"Being Joan Crawford at 21 was easy," sings John Vanderslice on "Letter to the East Coast," one of many tantalizing obscurities collected on his fifth solo CD, Pixel Revolt. Once a member of the experimental pop collective MK Ultra, Vanderslice has been honing his song craft for nearly a decade, mixing obsessive studio technique with literate references and vivid narrative detail.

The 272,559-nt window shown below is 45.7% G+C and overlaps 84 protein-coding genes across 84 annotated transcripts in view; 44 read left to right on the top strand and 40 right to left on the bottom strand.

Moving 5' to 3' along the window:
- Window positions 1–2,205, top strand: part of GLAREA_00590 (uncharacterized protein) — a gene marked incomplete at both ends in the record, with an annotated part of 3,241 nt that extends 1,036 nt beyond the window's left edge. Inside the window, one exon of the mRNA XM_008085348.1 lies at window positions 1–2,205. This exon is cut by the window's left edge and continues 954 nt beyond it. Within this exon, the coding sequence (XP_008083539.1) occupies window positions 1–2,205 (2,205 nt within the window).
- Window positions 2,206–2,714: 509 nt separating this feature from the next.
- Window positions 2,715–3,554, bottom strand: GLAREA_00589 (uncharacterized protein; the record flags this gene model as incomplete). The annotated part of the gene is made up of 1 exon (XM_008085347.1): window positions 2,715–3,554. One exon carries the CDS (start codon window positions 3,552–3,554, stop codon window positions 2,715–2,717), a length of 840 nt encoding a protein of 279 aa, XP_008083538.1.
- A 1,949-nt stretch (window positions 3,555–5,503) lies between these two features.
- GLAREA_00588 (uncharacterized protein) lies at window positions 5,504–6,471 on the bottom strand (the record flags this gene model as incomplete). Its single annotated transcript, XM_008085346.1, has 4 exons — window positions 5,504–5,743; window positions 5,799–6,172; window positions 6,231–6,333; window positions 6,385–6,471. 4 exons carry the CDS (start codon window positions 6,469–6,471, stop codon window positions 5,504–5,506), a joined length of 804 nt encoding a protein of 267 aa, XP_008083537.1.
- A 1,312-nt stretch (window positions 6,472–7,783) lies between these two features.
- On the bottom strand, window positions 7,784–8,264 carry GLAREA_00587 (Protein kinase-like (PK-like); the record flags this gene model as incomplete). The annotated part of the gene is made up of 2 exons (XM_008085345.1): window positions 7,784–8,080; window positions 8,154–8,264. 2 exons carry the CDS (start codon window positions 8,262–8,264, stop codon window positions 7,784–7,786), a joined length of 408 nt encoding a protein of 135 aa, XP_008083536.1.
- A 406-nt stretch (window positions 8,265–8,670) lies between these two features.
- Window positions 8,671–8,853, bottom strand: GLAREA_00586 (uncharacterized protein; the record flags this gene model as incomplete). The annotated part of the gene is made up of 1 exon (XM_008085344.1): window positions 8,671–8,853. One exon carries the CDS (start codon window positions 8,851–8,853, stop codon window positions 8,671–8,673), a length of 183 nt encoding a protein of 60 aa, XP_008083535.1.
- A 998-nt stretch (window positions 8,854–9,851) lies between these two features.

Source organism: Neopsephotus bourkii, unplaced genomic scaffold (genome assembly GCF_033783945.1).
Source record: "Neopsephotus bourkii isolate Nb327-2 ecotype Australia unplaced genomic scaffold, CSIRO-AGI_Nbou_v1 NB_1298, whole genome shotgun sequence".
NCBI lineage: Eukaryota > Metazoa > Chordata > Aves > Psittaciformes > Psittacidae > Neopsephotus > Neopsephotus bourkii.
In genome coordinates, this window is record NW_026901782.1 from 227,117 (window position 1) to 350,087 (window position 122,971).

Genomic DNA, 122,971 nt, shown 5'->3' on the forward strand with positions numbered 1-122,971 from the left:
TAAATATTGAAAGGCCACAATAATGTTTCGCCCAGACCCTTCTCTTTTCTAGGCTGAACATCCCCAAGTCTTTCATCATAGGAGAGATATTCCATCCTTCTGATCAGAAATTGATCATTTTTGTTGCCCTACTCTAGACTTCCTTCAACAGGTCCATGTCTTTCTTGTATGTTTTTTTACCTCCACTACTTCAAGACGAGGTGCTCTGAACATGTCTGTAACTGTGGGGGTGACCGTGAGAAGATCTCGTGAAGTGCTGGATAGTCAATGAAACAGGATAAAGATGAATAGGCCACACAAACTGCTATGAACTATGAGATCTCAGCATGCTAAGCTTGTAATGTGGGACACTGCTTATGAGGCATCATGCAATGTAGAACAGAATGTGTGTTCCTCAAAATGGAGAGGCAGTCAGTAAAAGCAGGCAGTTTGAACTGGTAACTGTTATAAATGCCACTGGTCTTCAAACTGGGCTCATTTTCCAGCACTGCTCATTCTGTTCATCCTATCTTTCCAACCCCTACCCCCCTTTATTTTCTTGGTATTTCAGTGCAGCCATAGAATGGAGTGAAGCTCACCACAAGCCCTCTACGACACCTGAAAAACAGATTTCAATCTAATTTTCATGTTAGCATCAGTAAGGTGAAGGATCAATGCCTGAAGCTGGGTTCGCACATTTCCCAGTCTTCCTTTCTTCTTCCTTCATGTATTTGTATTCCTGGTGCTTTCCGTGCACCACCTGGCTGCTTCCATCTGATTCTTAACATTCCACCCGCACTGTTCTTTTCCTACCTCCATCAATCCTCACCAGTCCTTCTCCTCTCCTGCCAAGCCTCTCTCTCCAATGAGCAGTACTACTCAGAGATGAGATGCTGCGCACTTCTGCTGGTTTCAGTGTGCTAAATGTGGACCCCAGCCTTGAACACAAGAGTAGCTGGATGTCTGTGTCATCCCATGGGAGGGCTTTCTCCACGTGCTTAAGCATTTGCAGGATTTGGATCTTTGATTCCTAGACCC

Assuming a variety of characters, Vanderslice comes across as a post-modern Randy Newman, visiting an Iraqi prostitute in "Trance Manual" and playing the role of a paranoid cop ("Continuation") and stalker ("Peacocks in the Video Rain"). Behind the fiction, Vanderslice produces angular pop similar to The Mountain Goats (whose John Darnielle is credited with editing and expanding the lyrics). Catastrophically pretty, this is music of unrequited yearning; the songs are so delicate that the mere suggestion of error might produce collapse. Floating innuendo and vague memories merge with guitars and string arrangements until each song collects just enough force to disrupt itself.
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